West Africa on the up
Oil production will grow again in 2016, despite the downturn in prices
STRUGGLING for cash, Nigeria wants to boost oil production. Emmanuel Ibe Kachikwu, head of state oil firm Nigerian National Petroleum Corporation (NNPC), said in December that the country aimed to raise oil by 300,000 barrels a day in 2016. It’s not clear how this will happen – the government already says it is producing 2.1m b/d, conveniently almost 300,000 b/d above the number offered by secondary sources.
President Muhammadu Buhari, elected last April, is trying to reform NNPC and improve the regulatory framework for oil and gas projects.
From March, NNPC will replace crude oil swap agreements with direct crude sales to refiners and the purchase of refined products directly – an effort to remove middlemen from the process. In December, it issued a list of crude terms contracts for 2016 to just 21 firms – around half the previous year’s number – and cut out a number of firms whose presence created opacity in trades. The emphasis is now on direct sales to well-known internationals, such as ExxonMobil and Royal Dutch Shell, as well as to trading houses and local downstream players.
These changes will take time to make any difference. At best, Nigerian output, which was 1.8m b/d in December 2015, will be 1.8m b/d in mid-2016 and end the year at 1.9m b/d.
Angola’s campaign to draw investors into its deep offshore developments over recent years means production from projects already under way will bring an output increase.
The latest project to come on stream is the Eni-operated deep-water Mpungi field in the West Hub Development Project. Production started in January and is expected to build to 100,000 b/d during Q1 2016. This follows earlier developments in West Hub: the Sangos field, where production started in November 2014 and the Cinguvu field, which started in April 2015. The Eni-operated East Hub Development Project is under development and is scheduled to start producing in 2017.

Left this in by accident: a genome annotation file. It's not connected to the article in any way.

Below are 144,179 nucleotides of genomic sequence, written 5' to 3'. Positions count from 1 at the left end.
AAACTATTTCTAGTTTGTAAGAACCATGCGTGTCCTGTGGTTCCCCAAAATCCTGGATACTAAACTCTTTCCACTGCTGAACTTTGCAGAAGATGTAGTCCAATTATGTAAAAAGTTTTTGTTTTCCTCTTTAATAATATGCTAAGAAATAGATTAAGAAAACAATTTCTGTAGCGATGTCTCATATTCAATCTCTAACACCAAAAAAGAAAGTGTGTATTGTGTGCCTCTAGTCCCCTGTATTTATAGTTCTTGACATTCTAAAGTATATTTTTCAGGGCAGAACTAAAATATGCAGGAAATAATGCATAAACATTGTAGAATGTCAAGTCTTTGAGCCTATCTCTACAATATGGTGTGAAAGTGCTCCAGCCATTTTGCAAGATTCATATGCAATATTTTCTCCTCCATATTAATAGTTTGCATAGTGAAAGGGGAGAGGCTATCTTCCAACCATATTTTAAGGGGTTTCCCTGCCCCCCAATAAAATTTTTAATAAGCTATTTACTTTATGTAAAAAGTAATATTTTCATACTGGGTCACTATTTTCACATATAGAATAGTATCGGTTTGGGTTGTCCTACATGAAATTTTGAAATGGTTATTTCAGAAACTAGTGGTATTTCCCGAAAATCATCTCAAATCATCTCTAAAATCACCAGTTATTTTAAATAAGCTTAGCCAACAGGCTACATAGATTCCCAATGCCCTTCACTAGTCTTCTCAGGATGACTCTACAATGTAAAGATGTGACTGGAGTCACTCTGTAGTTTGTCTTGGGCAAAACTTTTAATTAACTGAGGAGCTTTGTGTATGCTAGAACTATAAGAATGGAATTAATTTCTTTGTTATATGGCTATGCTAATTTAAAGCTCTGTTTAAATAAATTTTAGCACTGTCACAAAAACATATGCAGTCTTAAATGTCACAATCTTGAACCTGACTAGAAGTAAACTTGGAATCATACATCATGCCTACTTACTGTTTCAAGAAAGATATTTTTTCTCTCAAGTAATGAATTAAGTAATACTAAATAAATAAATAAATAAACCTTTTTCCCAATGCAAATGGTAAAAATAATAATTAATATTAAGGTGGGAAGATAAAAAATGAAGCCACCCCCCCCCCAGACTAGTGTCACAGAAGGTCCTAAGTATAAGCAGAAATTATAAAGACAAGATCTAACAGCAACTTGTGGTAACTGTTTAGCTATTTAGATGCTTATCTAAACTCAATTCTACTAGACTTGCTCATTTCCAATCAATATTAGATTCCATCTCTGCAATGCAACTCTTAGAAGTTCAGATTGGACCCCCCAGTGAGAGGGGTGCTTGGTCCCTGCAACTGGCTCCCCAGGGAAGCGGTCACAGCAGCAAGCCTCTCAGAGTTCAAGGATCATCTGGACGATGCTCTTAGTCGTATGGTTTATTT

However, international oil companies say Angola will struggle to draw investment to fresh exploration in already expensive-to-drill offshore locations unless soaring costs, exacerbated by the country’s regulatory regime, are reined in. National oil company Sonangol controls the award of contracts, which some critics say means the most-qualified firms are not always selected. Jean-Michel Lavergne, general manager for Total E&P Angola, which has the largest presence in the Angolan offshore, said last September that without major cost reductions, investment could stop unless oil prices were above $60 a barrel. Output was 1.75m b/d in December 2015, and we expect it will rise to 1.78 m b/d in mid-2016 and 1.8 m/d at the end of the year.
Ghana’s output, 100,000 b/d at the end of 2015, came almost entirely from the Tullow Oil-operated offshore Jubilee field. But production from the Tweneboa, Enyenra, and Ntomme (Ten) project, is set to come on stream around mid-2016, adding some 80,000 b/d when it peaks. How long that takes will depend on a long-running border dispute between Ghana and Cote d’Ivoire. Our view is that production from Ten will average around 23,000 b/d in the second half of 2016.
Approval for Tullow’s Jubilee expansion could come in the first half of 2016, boosting output. In total, Ghanaian output by mid-year should be little changed at 102,000 b/d but rise to 125,000 b/d by year-end.
Production from Gabon’s and the Republic of Congo’s maturing fields has declined recently. While that will continue in Gabon, in Congo an initial phase of the Total-operated offshore Moho project came on stream at 40,000 b/d in December. The Chevron-operated Lianzi field, which straddles the Congo/Angola maritime border, started producing in November 2015. The Lianzi produces 40,000 b/d at full capacity. In 2016, we see Congolese output rising from around 265,000 b/d in December 2015 to around 310,000 b/d in mid-year and 315,000 b/d at the end of the year.
This article is part of an in-depth series on regional production forecasts. Next article: The storm nears in the North Sea.